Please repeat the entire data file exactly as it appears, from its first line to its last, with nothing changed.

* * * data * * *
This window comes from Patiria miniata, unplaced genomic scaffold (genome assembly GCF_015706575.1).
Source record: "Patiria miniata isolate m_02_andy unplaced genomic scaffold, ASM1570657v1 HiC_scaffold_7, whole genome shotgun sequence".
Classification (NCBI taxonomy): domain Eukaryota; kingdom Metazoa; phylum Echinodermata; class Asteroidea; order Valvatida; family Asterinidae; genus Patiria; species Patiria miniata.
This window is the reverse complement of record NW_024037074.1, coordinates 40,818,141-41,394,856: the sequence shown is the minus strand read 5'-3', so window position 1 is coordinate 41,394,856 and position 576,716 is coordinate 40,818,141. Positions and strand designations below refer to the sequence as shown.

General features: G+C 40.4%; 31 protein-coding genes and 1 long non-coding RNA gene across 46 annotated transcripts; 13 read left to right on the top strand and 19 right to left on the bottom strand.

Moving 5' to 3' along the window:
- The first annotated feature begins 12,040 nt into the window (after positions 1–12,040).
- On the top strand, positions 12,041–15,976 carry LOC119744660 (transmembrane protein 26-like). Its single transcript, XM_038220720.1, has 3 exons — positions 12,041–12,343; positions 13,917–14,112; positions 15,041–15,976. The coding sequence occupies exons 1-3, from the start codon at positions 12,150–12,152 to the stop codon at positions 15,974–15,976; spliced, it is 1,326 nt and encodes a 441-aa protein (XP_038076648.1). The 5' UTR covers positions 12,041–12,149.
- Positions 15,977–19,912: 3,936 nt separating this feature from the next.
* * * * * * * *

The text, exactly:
This window comes from Patiria miniata, unplaced genomic scaffold (genome assembly GCF_015706575.1).
Source record: "Patiria miniata isolate m_02_andy unplaced genomic scaffold, ASM1570657v1 HiC_scaffold_7, whole genome shotgun sequence".
Classification (NCBI taxonomy): domain Eukaryota; kingdom Metazoa; phylum Echinodermata; class Asteroidea; order Valvatida; family Asterinidae; genus Patiria; species Patiria miniata.
This window is the reverse complement of record NW_024037074.1, coordinates 40,818,141-41,394,856: the sequence shown is the minus strand read 5'-3', so window position 1 is coordinate 41,394,856 and position 576,716 is coordinate 40,818,141. Positions and strand designations below refer to the sequence as shown.

General features: G+C 40.4%; 31 protein-coding genes and 1 long non-coding RNA gene across 46 annotated transcripts; 13 read left to right on the top strand and 19 right to left on the bottom strand.

Moving 5' to 3' along the window:
- The first annotated feature begins 12,040 nt into the window (after positions 1–12,040).
- On the top strand, positions 12,041–15,976 carry LOC119744660 (transmembrane protein 26-like). Its single transcript, XM_038220720.1, has 3 exons — positions 12,041–12,343; positions 13,917–14,112; positions 15,041–15,976. The coding sequence occupies exons 1-3, from the start codon at positions 12,150–12,152 to the stop codon at positions 15,974–15,976; spliced, it is 1,326 nt and encodes a 441-aa protein (XP_038076648.1). The 5' UTR covers positions 12,041–12,149.
- Positions 15,977–19,912: 3,936 nt separating this feature from the next.